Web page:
The story in Haaretz focuses on crypto-Jews, forcibly converted to Catholicism during the Inquisition.
They trace their Jewish roots to the 15th and 16th centuries, to the Spanish and Portuguese Inquisitions in which thousands of Jews were murdered and countless others were forced into exile or to convert. Many became crypto-Jews, practicing secretly. They were classified in Jewish law as Anusim, Jews who are forced to abandon their religion against their will, but continue to practice insofar as possible.It includes information on the recent genetic study indicating that one-third of Portugal's people have Jewish ancestry, as well as the facts surrounding the Bnei Anusim phenomenon. This is challenging the mainstream Portuguese Jewish community, for Israel's Chief Rabbinate in Israel and for the Bnei Anusim themselves.
Their modern-day descendants call themselves Bnei Anusim - sons or children of the Anusim. They are also known by the derogatory Spanish term "Marranos" ("swine").
Architect Joao Santos, in his late thirties, says he found out he was Jewish a few years ago when he came upon typical Jewish candlesticks that had been passed down through his family. Others speak of deathbed confessions by grandparents, unexplained family customs or the findings of extensive genealogical research.While he is not seeking conversion because he knows who he is, other Bnei Anousim are looking for formal recognition and conversion. Shavei Israel, in Jerusalem, is an organization working to assist these individuals and organizes conferences attended by numbers of these conversos.
The organization works with Jose Ferrao Filipe, leader of Porto's Jewish community. He is the only Bnei Anousim who heads a community formally recognized by the Chief Rabbinate of Israel.
The article also details the story of Captain Artur Carlos de Barros Basto, the "Portuguese Dreyfus." A military hero - descended from Anousim - he was falsely charged, court-martialed and expelled from the army in 1943.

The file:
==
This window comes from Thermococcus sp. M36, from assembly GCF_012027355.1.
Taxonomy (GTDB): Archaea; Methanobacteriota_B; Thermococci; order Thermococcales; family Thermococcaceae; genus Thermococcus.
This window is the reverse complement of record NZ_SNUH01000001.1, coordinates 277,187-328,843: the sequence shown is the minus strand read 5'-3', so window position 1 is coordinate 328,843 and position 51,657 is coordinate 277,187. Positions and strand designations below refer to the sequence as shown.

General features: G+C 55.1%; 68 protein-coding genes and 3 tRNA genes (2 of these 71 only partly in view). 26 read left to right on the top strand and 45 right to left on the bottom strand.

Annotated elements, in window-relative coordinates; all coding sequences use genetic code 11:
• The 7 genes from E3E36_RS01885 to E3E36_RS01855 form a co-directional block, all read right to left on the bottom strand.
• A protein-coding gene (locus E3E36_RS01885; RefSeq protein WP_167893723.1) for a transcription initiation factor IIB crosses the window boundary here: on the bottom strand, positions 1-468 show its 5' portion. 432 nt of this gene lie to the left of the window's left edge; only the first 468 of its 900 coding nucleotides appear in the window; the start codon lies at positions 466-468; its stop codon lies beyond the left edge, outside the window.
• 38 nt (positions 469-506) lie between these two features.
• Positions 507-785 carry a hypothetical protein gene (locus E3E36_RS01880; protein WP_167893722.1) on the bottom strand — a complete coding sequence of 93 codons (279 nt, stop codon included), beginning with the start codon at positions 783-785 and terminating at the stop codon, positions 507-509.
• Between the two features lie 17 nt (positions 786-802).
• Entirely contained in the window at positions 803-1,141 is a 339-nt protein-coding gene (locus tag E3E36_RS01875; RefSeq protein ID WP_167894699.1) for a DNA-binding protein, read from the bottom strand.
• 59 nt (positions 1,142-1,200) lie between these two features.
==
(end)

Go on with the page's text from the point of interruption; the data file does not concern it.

Barros Basto converted to Judaism in the 1920s, established a synagogue and seminary in Porto, and visited rural areas to encourage others to rejoin public Judaism. He served as rabbi and mohel (ritual circumciser) of his small community. Because he had not been certified, the Jewish mainstream community was not happy and a smear campaign was directed at him, aided by Jews.
He died in 1961, and efforts to clear his name go on. Porto's synagogue has a small museum dedicated to Barros Basto.
Although the Porto site was built to accommodate hundreds, Filipe says they have trouble maintaining it. Jewish tourism is seen as a possible source of funding; some towns are planning projects:
- Covilha is renovating its old Jewish quarter, planning to build a Jewish museum and culture center on the ruins of an ancient community structure.
- Trancoso offers tours by Bnei Anousim guides, has completed a catalog of door panel markings demonstrating missing mezuzot, and plans to hold a Jewish festival.
Read the complete story at the link above.